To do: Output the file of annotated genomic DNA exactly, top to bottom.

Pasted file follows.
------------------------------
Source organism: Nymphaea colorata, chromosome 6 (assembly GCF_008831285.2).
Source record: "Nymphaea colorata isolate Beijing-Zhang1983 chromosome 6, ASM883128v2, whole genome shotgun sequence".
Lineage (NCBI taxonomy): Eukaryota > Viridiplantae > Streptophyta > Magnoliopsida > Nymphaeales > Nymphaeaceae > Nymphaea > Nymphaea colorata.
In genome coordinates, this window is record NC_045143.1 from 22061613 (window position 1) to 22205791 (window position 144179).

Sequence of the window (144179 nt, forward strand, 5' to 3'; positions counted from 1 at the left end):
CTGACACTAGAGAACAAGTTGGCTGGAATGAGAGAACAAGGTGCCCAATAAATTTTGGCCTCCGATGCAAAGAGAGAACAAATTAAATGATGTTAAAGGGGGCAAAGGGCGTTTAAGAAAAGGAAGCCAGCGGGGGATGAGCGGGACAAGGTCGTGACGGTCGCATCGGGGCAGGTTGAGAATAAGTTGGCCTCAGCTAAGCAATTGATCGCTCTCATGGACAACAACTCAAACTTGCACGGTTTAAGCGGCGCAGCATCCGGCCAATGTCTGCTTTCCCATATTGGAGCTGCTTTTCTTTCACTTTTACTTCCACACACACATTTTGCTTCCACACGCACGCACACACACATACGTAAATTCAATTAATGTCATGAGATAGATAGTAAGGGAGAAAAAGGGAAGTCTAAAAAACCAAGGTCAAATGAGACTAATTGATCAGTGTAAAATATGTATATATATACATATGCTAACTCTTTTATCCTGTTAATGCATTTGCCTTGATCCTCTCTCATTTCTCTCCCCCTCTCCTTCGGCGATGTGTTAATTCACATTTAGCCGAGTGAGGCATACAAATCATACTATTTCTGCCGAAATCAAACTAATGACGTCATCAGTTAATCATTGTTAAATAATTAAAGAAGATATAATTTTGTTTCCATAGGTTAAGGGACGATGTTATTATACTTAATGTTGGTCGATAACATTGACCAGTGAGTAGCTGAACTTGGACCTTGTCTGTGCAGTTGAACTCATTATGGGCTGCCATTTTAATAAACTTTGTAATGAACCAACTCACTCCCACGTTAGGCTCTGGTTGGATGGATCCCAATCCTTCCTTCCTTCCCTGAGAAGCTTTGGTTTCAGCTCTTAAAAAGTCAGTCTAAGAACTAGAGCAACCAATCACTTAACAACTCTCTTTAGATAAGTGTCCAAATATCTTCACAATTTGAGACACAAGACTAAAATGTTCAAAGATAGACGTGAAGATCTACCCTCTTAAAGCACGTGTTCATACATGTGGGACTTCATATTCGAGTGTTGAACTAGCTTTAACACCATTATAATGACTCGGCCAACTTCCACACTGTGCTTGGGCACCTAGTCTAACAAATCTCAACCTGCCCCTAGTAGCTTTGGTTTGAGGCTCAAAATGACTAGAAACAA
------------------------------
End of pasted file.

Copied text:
Source organism: Nymphaea colorata, chromosome 6 (assembly GCF_008831285.2).
Source record: "Nymphaea colorata isolate Beijing-Zhang1983 chromosome 6, ASM883128v2, whole genome shotgun sequence".
Lineage (NCBI taxonomy): Eukaryota > Viridiplantae > Streptophyta > Magnoliopsida > Nymphaeales > Nymphaeaceae > Nymphaea > Nymphaea colorata.
In genome coordinates, this window is record NC_045143.1 from 22061613 (window position 1) to 22205791 (window position 144179).

Sequence of the window (144179 nt, forward strand, 5' to 3'; positions counted from 1 at the left end):
CTGACACTAGAGAACAAGTTGGCTGGAATGAGAGAACAAGGTGCCCAATAAATTTTGGCCTCCGATGCAAAGAGAGAACAAATTAAATGATGTTAAAGGGGGCAAAGGGCGTTTAAGAAAAGGAAGCCAGCGGGGGATGAGCGGGACAAGGTCGTGACGGTCGCATCGGGGCAGGTTGAGAATAAGTTGGCCTCAGCTAAGCAATTGATCGCTCTCATGGACAACAACTCAAACTTGCACGGTTTAAGCGGCGCAGCATCCGGCCAATGTCTGCTTTCCCATATTGGAGCTGCTTTTCTTTCACTTTTACTTCCACACACACATTTTGCTTCCACACGCACGCACACACACATACGTAAATTCAATTAATGTCATGAGATAGATAGTAAGGGAGAAAAAGGGAAGTCTAAAAAACCAAGGTCAAATGAGACTAATTGATCAGTGTAAAATATGTATATATATACATATGCTAACTCTTTTATCCTGTTAATGCATTTGCCTTGATCCTCTCTCATTTCTCTCCCCCTCTCCTTCGGCGATGTGTTAATTCACATTTAGCCGAGTGAGGCATACAAATCATACTATTTCTGCCGAAATCAAACTAATGACGTCATCAGTTAATCATTGTTAAATAATTAAAGAAGATATAATTTTGTTTCCATAGGTTAAGGGACGATGTTATTATACTTAATGTTGGTCGATAACATTGACCAGTGAGTAGCTGAACTTGGACCTTGTCTGTGCAGTTGAACTCATTATGGGCTGCCATTTTAATAAACTTTGTAATGAACCAACTCACTCCCACGTTAGGCTCTGGTTGGATGGATCCCAATCCTTCCTTCCTTCCCTGAGAAGCTTTGGTTTCAGCTCTTAAAAAGTCAGTCTAAGAACTAGAGCAACCAATCACTTAACAACTCTCTTTAGATAAGTGTCCAAATATCTTCACAATTTGAGACACAAGACTAAAATGTTCAAAGATAGACGTGAAGATCTACCCTCTTAAAGCACGTGTTCATACATGTGGGACTTCATATTCGAGTGTTGAACTAGCTTTAACACCATTATAATGACTCGGCCAACTTCCACACTGTGCTTGGGCACCTAGTCTAACAAATCTCAACCTGCCCCTAGTAGCTTTGGTTTGAGGCTCAAAATGACTAGAAACAA